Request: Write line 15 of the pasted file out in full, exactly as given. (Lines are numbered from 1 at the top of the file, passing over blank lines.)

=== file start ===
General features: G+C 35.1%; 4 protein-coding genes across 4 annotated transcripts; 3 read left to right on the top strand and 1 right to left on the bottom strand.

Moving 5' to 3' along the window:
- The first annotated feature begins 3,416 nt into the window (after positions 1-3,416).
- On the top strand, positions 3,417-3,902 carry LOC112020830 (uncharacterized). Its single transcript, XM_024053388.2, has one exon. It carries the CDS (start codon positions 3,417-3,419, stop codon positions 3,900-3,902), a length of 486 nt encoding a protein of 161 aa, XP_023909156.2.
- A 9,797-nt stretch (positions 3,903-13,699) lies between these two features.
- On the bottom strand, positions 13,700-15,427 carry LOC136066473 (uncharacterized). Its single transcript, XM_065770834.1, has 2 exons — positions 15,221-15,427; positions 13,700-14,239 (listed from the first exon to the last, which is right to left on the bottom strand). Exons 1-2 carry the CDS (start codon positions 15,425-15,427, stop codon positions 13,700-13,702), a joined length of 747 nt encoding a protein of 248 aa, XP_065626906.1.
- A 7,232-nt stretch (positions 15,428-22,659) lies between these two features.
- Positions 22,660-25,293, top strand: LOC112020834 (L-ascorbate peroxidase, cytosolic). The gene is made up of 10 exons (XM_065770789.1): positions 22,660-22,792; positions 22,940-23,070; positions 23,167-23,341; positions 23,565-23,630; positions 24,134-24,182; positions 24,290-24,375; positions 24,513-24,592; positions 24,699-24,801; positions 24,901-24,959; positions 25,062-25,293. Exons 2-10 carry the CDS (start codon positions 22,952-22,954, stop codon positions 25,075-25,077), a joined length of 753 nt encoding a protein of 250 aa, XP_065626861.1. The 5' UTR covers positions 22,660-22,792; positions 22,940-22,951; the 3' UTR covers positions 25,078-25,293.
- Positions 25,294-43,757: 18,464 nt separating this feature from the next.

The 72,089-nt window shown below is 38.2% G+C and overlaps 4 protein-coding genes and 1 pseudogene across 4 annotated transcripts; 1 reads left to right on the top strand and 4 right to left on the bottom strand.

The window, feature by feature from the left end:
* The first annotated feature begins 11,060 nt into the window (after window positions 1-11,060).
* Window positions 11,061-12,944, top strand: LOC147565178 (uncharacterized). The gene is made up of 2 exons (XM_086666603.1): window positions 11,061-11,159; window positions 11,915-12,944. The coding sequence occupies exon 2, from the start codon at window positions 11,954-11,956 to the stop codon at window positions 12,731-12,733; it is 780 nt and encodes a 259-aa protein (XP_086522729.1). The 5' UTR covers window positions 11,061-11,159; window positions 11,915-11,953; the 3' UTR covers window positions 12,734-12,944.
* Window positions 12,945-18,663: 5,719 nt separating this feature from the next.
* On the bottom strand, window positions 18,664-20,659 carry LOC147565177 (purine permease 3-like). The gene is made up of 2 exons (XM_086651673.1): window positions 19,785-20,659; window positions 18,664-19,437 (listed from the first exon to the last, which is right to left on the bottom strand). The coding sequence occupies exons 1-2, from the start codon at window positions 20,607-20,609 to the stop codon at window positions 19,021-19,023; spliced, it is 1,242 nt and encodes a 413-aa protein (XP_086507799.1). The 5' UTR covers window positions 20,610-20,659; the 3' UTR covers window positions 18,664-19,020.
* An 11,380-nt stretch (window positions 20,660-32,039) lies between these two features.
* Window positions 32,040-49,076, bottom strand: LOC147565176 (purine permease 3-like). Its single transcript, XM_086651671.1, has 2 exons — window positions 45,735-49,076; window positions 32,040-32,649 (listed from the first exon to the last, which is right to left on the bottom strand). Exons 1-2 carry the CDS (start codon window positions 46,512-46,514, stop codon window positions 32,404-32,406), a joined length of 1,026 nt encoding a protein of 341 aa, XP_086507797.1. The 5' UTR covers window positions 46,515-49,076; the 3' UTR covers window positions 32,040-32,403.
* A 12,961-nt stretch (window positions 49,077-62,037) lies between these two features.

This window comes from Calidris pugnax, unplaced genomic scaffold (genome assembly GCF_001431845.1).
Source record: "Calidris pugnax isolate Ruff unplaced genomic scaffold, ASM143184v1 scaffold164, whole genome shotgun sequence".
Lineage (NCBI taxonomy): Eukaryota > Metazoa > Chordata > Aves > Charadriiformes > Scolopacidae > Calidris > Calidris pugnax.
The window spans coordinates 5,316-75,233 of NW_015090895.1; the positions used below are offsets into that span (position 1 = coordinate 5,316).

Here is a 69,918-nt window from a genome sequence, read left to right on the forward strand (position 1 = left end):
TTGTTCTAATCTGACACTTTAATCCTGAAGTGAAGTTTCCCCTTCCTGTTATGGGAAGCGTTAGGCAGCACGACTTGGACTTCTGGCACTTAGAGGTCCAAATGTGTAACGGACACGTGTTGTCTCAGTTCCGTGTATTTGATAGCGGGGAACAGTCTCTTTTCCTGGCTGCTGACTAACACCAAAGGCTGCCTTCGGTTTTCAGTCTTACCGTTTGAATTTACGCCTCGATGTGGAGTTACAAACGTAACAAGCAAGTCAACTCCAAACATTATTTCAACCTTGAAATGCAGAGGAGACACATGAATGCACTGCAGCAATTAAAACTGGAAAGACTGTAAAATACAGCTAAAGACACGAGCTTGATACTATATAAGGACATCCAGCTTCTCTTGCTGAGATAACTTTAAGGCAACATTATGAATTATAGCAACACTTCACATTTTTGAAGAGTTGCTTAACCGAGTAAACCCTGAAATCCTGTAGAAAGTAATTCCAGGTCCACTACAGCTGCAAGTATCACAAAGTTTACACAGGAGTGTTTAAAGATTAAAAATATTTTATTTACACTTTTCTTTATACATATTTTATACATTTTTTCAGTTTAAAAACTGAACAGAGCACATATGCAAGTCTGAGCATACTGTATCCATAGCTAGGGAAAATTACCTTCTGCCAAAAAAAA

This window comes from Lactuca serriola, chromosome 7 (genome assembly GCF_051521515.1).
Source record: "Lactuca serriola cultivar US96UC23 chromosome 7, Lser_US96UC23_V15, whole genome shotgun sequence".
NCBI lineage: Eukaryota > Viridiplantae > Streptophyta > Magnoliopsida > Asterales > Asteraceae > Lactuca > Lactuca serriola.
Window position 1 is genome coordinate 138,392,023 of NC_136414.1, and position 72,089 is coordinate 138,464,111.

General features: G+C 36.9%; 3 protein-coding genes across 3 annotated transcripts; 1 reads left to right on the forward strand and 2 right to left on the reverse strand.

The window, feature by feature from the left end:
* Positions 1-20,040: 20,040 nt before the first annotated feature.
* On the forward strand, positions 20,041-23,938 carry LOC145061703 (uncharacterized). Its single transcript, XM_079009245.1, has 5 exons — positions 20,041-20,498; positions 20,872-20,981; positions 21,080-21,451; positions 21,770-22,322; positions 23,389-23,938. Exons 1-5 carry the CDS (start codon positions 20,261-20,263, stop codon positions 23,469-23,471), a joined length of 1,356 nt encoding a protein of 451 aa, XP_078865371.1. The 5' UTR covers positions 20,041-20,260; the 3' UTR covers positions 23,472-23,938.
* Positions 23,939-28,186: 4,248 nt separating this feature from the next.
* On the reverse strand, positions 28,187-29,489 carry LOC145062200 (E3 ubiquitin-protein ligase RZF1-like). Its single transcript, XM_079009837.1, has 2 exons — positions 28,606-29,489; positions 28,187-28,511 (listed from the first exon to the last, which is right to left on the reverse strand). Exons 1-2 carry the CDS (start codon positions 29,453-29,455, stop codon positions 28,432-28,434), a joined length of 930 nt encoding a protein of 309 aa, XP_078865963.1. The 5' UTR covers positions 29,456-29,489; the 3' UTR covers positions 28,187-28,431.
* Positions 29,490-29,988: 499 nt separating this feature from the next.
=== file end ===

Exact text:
* On the bottom strand, window positions 18,664-20,659 carry LOC147565177 (purine permease 3-like). The gene is made up of 2 exons (XM_086651673.1): window positions 19,785-20,659; window positions 18,664-19,437 (listed from the first exon to the last, which is right to left on the bottom strand). The coding sequence occupies exons 1-2, from the start codon at window positions 20,607-20,609 to the stop codon at window positions 19,021-19,023; spliced, it is 1,242 nt and encodes a 413-aa protein (XP_086507799.1). The 5' UTR covers window positions 20,610-20,659; the 3' UTR covers window positions 18,664-19,020.